Post-mortem brains of SuperAgers reveal significantly larger neurons in memory region
Neurons in an area of the brain responsible for memory — known as the entorhinal cortex — were significantly larger in SuperAgers compared to cognitively average peers, individuals with early-stage Alzheimer’s disease and even individuals 20 to 30 years younger than SuperAgers, who are aged 80 years and older, reports a new Northwestern Medicine study.
These neurons did not harbor tau tangles, a signature hallmark of Alzheimer’s disease.
“The remarkable observation that SuperAgers showed larger neurons than their younger peers may imply that large cells were present from birth and are maintained structurally throughout their lives,” said lead author Tamar Gefen, an assistant professor of psychiatry and behavioral sciences at Northwestern University Feinberg School of Medicine. “We conclude that larger neurons are a biological signature of the SuperAging trajectory.”
The study of SuperAgers with exceptional memory was the first to show that these individuals carry a unique biological signature that comprises larger and healthier neurons in the entorhinal cortex that are relatively void of tau tangles (pathology).
The Northwestern SuperAging Research Program studies unique individuals known as SuperAgers, 80+ year-olds who show exceptional memory at least as good as individuals 20 to 30 years their junior.
“To understand how and why people may be resistant to developing Alzheimer’s disease, it is important to closely investigate the postmortem brains of SuperAgers,” Gefen said. “What makes SuperAgers’ brains unique? How can we harness their biologic traits to help elderly stave off Alzheimer’s disease?”
Scientists studied the entorhinal cortex of the brain because it controls memory and is one of the first locations targeted by Alzheimer’s disease. The entorhinal cortex comprises six layers of neurons packed on top of one another.Layer II, in particular, receives information from other memory centers and is a very specific and crucial hub along the brain’s memory circuit.
In the study, scientists show that SuperAgers harbor large, healthier neurons in layer II of the entorhinal cortex compared to their same-aged peers, individuals with early stages of Alzheimer’s disease and even individuals 20 to 30 years younger. They also showed that these large layer II neurons were spared from the formation of tau tangles.
Taken together, the findings suggest that a neuron spared from tangle formation can maintain its structural integrity (i.e., remain healthy and large). The inverse also seems to be true: Tau tangles can lead to neuronal shrinkage.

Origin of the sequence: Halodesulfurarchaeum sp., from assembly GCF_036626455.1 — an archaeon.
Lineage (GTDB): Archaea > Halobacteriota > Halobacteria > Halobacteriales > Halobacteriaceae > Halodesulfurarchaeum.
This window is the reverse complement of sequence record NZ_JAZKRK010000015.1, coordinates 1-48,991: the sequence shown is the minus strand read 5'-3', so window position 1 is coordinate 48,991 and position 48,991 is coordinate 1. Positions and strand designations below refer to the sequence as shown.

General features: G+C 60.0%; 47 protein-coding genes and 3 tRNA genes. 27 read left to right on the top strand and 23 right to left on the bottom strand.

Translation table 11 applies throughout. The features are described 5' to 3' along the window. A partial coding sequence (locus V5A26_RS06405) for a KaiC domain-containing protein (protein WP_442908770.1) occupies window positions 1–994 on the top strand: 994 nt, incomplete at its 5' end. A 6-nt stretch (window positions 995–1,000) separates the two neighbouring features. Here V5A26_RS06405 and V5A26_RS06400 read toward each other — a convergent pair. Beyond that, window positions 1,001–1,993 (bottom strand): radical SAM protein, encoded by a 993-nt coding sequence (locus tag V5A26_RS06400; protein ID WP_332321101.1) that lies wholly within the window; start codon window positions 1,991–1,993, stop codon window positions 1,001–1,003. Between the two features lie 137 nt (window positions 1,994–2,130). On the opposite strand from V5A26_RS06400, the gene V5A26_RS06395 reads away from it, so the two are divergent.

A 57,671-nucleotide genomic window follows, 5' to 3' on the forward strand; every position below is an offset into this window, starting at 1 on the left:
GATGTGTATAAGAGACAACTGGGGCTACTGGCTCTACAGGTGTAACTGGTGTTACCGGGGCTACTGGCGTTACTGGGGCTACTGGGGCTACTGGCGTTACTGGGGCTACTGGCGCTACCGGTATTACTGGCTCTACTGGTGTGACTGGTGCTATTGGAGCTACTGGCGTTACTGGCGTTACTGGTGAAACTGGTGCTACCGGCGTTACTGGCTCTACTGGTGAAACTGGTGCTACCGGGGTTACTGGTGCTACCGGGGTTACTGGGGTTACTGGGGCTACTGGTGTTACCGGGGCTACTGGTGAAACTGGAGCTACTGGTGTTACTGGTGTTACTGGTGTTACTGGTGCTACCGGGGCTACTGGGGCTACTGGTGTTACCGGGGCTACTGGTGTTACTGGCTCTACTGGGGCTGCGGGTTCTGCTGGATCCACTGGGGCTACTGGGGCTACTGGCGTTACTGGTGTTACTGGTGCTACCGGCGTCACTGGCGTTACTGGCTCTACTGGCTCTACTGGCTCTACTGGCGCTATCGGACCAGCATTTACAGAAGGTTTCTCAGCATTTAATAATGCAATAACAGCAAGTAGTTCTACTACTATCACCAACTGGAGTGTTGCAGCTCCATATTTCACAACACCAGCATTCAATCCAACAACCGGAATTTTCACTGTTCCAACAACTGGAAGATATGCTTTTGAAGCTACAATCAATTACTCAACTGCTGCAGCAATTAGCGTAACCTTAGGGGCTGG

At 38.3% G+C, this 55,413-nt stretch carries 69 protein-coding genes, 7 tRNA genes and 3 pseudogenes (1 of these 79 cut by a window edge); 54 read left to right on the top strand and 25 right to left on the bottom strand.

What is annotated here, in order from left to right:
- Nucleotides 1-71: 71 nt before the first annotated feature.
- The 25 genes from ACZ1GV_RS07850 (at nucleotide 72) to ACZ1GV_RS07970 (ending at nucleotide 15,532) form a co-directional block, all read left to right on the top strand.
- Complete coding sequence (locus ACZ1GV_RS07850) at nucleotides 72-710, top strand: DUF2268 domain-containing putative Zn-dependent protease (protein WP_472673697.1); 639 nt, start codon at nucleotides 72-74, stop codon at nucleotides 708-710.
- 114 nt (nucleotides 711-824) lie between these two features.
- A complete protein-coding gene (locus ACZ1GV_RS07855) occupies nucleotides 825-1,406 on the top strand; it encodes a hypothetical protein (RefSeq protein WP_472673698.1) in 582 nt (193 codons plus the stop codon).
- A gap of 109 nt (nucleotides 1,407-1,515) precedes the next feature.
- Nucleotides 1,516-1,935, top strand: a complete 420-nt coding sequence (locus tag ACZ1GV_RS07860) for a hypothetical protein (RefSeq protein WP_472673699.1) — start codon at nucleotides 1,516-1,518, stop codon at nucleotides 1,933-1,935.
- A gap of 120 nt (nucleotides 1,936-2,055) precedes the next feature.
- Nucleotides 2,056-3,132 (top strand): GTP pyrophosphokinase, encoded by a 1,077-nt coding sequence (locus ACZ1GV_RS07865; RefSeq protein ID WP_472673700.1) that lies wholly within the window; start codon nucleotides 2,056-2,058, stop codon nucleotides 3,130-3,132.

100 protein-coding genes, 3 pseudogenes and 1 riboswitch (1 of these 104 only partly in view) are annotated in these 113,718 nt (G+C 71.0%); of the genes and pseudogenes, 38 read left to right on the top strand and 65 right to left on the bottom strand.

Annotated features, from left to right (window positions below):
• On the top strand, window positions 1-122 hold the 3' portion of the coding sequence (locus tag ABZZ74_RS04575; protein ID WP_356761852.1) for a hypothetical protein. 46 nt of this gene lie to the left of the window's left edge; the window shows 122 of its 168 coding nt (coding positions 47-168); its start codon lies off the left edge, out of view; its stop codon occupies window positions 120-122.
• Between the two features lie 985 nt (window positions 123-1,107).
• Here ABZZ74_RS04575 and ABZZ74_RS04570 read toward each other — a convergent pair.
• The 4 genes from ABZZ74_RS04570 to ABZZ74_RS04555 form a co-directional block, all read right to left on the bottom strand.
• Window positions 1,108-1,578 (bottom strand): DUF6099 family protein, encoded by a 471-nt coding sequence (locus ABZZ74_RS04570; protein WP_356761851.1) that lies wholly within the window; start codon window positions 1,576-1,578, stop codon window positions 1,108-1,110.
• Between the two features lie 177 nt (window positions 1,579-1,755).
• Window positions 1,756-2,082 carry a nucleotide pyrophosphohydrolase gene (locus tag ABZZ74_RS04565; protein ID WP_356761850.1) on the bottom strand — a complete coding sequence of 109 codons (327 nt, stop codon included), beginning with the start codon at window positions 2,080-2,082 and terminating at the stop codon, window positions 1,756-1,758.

Participants in the SuperAger study donate their brains for research.
For the study, scientists examined the brains of six SuperAgers, seven cognitively average elderly individuals, six young individuals and five individuals with early stages of Alzheimer’s. Then they measured the size of neurons in layer II of the entorhinal cortex (compared to layers III and V). They also measured the presence of tau tangles in these cases.
For reasons that remain unknown, cell populations in the entorhinal cortex are selectively vulnerable to tau tangle formation during normal aging and in early stages of Alzheimer’s.
“In this study, we show that in Alzheimer’s, neuronal shrinkage (atrophy) in the entorhinal cortex appears to be a characteristic marker of the disease,” Gefen said.
“We suspect this process is a function of tau tangle formation in the affected cells leading to poor memory abilities in older age,” Gefen said. “Identifying this contributing factor (and every contributing factor) is crucial to the early identification of Alzheimer’s, monitoring its course and guiding treatment.”
Future studies are needed to understand how and why neuronal integrity is preserved in SuperAgers. Gefen wants to focus on probing the cellular environment.
“What are the chemical, metabolic or genetic features of these cells that render them resilient?” she asked. She also plans to investigate other hubs along the memory circuit of the brain to better understand the spread of or resistance to disease.
“We expect this research to be amplified and more impactful through a $20 million expansion of the SuperAging Initiative now enrolling five sites in the U.S. and Canada,” said Emily Rogalski, associate director of the Mesulam Center for Cognitive Neurology and Alzheimer’s Disease at Northwestern University Feinberg School of Medicine.
The study was published Sept. 30 in The Journal of Neuroscience.
This article was originally published in Northwestern Now on September 30 2022.
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